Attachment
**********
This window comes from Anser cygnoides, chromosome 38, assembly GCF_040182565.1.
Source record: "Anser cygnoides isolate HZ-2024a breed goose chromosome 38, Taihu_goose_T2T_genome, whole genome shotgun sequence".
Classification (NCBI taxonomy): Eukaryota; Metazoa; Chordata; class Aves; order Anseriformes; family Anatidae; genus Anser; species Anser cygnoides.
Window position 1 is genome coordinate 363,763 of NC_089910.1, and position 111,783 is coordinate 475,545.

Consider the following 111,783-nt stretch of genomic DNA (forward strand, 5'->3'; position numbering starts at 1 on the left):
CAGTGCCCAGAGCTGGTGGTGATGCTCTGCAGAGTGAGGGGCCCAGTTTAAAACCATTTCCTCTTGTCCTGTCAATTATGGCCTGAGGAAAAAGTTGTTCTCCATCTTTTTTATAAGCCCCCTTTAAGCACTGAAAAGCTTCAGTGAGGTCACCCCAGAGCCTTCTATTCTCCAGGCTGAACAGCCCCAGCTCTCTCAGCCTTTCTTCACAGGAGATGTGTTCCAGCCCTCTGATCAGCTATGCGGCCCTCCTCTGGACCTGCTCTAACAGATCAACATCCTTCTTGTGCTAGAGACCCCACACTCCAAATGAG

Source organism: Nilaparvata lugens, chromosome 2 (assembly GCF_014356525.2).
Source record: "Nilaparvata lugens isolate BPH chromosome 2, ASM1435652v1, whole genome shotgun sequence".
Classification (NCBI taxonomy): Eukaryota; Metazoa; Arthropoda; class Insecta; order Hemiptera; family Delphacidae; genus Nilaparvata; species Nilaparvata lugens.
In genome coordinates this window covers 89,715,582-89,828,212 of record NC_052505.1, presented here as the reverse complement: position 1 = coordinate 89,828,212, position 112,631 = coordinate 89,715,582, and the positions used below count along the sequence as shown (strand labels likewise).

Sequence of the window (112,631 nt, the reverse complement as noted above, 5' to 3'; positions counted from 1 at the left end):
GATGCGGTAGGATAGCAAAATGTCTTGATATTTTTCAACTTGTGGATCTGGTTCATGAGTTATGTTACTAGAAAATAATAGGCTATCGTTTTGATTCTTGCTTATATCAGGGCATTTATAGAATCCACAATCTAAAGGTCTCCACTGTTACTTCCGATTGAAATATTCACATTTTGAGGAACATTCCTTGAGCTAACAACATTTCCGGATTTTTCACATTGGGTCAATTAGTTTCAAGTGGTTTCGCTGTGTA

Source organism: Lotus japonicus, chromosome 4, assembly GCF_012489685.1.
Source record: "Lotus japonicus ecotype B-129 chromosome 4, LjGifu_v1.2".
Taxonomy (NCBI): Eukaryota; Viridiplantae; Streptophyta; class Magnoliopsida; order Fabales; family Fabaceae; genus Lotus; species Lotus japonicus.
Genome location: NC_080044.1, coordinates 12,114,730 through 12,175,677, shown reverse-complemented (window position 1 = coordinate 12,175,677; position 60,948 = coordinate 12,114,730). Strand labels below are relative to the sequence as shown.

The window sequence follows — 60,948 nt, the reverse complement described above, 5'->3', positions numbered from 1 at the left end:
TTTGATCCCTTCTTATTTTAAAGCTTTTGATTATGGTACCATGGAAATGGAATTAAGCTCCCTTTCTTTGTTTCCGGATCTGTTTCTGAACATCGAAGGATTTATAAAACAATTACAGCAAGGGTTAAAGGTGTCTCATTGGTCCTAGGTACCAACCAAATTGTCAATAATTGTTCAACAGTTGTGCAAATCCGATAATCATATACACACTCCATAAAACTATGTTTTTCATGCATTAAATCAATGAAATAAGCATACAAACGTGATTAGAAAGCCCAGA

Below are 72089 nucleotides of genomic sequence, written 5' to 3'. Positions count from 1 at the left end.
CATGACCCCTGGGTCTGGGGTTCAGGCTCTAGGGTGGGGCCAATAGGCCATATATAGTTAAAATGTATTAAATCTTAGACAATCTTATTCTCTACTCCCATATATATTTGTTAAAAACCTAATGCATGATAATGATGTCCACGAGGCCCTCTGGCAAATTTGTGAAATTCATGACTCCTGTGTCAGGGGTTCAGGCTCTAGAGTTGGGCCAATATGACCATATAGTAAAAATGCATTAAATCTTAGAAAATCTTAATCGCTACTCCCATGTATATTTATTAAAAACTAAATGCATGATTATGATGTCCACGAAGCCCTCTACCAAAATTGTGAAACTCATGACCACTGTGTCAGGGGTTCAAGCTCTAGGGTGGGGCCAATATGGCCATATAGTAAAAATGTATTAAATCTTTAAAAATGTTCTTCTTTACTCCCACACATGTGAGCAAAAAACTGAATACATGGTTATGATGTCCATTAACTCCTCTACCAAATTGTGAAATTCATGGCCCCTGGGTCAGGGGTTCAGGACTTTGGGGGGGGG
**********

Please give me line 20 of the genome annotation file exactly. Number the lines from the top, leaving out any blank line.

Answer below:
CATGACCCCTGGGTCTGGGGTTCAGGCTCTAGGGTGGGGCCAATAGGCCATATATAGTTAAAATGTATTAAATCTTAGACAATCTTATTCTCTACTCCCATATATATTTGTTAAAAACCTAATGCATGATAATGATGTCCACGAGGCCCTCTGGCAAATTTGTGAAATTCATGACTCCTGTGTCAGGGGTTCAGGCTCTAGAGTTGGGCCAATATGACCATATAGTAAAAATGCATTAAATCTTAGAAAATCTTAATCGCTACTCCCATGTATATTTATTAAAAACTAAATGCATGATTATGATGTCCACGAAGCCCTCTACCAAAATTGTGAAACTCATGACCACTGTGTCAGGGGTTCAAGCTCTAGGGTGGGGCCAATATGGCCATATAGTAAAAATGTATTAAATCTTTAAAAATGTTCTTCTTTACTCCCACACATGTGAGCAAAAAACTGAATACATGGTTATGATGTCCATTAACTCCTCTACCAAATTGTGAAATTCATGGCCCCTGGGTCAGGGGTTCAGGACTTTGGGGGGGGG